On the 19th June, Hugh van Cuylenburg from The Resilience Project spoke to the Callida family about the importance of positive mental health and building resilience. The event was held at the National Museum and had a tremendous turn out. All Callida consultants were encouraged to invite a family member, friend or business colleague who would benefit and enjoy participating. With one in five adults experiencing mental health issues in any one year, we want to keep promoting the values of gratitude, empathy and mindfulness throughout our work culture.

 

Hugh told us about his experiences teaching in India, with a particularly powerful story about being at the Thicksey Lamdon School where people were happy, despite there being no running water, no electricity and no beds. This experience led Hugh to explore the concept of resilience and in particular the trifecta of gratitude, empathy and mindfulness.  Hugh’s compelling story telling style contrasted the culture of joy he felt while immersed in this small village community, with his own family’s experiences of supporting his sister through mental health struggles. The stories he shared demonstrated how reframing day to day activities and interactions to engage a mindset of gratitude, empathy and mindfulness can have a powerful impact on mental health and general wellbeing.

 

Here’s what our consultants and guests took away from the session.

Image: Sian and Asha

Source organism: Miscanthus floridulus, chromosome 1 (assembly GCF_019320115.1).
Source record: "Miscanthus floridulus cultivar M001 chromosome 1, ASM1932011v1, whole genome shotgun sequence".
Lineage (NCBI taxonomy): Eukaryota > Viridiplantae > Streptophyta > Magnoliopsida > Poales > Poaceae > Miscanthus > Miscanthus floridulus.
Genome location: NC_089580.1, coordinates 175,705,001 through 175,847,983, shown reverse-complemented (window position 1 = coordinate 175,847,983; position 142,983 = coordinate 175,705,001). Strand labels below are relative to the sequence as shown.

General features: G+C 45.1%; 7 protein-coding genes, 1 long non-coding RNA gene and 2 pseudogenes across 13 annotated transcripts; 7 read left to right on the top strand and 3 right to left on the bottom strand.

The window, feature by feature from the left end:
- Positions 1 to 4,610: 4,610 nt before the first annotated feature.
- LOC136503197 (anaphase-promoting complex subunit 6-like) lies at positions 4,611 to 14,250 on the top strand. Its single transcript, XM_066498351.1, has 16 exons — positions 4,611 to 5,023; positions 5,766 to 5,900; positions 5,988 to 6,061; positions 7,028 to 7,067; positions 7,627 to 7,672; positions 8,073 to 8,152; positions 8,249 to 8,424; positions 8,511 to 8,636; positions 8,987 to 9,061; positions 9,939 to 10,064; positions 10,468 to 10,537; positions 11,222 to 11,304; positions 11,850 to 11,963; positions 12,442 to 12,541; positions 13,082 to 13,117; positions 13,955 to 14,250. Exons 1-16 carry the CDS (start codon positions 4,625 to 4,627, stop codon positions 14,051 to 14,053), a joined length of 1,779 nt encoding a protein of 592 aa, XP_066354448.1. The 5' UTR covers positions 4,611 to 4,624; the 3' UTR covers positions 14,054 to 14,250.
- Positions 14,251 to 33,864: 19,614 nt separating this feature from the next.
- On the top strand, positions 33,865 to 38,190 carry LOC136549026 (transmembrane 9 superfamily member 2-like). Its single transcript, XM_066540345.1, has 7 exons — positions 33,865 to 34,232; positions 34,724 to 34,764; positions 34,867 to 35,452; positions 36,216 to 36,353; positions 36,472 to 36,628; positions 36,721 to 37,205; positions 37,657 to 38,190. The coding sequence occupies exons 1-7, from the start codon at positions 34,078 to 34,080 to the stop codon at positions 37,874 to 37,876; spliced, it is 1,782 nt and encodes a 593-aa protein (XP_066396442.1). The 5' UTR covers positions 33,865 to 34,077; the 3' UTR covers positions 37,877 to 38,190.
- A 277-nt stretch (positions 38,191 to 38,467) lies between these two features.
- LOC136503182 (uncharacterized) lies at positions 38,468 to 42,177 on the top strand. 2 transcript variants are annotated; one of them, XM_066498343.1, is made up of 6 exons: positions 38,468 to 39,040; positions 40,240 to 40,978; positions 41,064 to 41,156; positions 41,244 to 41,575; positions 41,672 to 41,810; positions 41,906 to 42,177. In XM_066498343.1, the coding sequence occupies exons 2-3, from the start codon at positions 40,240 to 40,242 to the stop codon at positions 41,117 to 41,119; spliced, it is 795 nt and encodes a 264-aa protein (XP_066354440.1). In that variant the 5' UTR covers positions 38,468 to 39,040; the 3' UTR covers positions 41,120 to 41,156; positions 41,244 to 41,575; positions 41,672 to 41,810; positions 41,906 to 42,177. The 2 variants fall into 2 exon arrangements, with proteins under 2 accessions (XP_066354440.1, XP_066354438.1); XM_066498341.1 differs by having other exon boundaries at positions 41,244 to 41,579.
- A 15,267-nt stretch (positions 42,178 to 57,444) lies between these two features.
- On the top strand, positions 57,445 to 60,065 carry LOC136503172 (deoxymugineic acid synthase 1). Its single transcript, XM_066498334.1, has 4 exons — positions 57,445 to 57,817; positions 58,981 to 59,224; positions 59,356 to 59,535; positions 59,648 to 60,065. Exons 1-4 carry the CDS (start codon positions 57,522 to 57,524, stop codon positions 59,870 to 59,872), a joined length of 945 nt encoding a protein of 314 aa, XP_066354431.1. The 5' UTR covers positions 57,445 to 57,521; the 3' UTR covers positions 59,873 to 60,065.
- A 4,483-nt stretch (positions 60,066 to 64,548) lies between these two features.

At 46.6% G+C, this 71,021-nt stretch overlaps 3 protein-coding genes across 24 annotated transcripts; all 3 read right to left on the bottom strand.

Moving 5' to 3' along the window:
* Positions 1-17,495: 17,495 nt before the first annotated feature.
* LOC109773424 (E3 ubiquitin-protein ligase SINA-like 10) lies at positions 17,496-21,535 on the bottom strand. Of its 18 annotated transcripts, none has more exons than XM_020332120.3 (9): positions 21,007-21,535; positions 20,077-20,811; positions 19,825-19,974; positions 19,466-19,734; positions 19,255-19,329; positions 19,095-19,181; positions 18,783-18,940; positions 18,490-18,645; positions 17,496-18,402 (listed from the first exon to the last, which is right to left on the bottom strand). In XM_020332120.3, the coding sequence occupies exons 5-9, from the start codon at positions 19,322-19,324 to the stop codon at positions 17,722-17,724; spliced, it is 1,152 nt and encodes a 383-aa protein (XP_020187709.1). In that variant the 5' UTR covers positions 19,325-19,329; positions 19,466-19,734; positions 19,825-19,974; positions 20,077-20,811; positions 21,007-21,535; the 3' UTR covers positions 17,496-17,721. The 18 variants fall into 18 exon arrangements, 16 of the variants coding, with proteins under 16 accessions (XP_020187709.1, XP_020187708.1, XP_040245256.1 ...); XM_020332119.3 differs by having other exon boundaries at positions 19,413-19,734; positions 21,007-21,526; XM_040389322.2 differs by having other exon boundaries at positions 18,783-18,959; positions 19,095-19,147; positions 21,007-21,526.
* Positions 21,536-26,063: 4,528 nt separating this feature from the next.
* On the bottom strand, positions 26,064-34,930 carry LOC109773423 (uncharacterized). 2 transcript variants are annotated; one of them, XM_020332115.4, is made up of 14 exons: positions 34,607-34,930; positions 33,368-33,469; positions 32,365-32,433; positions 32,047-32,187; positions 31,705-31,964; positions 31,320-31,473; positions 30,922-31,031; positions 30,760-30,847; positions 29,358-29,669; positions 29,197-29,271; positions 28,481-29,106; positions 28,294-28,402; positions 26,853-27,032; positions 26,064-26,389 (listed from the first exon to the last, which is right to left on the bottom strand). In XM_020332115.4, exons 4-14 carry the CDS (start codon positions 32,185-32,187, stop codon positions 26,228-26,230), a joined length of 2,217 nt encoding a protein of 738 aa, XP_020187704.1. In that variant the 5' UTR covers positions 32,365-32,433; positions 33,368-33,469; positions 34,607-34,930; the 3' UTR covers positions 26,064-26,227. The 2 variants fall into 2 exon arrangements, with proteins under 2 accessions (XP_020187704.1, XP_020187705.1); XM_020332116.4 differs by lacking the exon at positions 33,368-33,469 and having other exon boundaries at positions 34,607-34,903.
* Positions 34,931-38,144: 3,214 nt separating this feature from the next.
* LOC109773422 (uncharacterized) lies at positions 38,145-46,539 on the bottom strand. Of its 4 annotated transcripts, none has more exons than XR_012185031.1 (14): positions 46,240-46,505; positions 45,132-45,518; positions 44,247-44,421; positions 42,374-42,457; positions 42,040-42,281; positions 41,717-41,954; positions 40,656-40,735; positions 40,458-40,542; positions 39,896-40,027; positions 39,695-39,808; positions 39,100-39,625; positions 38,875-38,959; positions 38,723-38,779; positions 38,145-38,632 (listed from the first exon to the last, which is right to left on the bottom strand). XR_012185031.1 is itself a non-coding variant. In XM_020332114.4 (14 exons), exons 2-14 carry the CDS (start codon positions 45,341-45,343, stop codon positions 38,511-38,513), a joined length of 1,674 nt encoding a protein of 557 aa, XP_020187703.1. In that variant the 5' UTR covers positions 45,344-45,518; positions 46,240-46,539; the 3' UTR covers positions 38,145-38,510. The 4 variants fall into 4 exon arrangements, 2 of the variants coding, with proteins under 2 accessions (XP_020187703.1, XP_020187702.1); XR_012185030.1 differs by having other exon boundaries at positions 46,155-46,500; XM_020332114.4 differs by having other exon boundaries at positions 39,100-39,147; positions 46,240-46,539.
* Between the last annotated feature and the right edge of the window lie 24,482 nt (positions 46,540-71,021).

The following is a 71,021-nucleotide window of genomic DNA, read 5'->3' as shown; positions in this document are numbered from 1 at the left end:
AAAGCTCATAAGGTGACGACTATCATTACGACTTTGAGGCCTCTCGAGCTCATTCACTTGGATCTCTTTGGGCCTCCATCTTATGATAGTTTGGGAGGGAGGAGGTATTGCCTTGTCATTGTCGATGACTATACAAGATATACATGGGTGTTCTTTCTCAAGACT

Image: Sian and Asha

 

“Was a fantastic event! I think going through the What Went Well mantra at the end of your day is a very powerful tool. Reminds me to be present, thankful and positive!” – Sian.

 

“Hugh shared relatable experiences and the techniques he discussed were very applicable. I want to use some of them in the future to help me de-stress and not compare myself to people on social media.” – Asha.

Image: Katie and Claude
Image: Katie and Claude

“I found the statistics quite confronting. One in three girls and one in five boys suffer from an anxiety disorder. Hugh also talked about gratitude and my friend is great at practising that. Every night before dinner, instead of saying a prayer, they go around the table and each family member says what they are grateful for.” – Katie.

 

“The contribution mobile phones make to that feeling of nervousness and stress. It’s so easy to be sucked back into an app with notifications beeping all the time. Reconfiguring your phone settings seems like a really positive move for your peace of mind.” – Claude.

Image: Melissa and Golam
Image: Melissa and Golam

“The story about the little boy in India saying Dis (this) and pointing to the things he was grateful for. His shoes had lots of holes in them but he was so appreciative that he had shoes. I’ve got to get better at saying out loud what I’m thankful for.” – Golam.

 

“A great reminder to us all to be grateful for what we have when so many face great hardship. I will share Hugh’s stories with my family and friends and continue to focus on the positive.” – Melissa.

In his presentation, Hugh reminded us all that practicing gratitude, empathy and mindfulness can make a powerful change on our lives. It doesn’t have to be difficult; for example: practicing gratitude can be as simple as noting down each day what the best thing that happened was, and what you’re looking forward to the most tomorrow.

 

The Resilience Project event is just one of the many initiatives we organise. At Callida, we make a conscious effort to put people first and take time out to reflect upon personal and mental wellbeing. Let’s keep working together to make positive and meaningful choices in our everyday lives.

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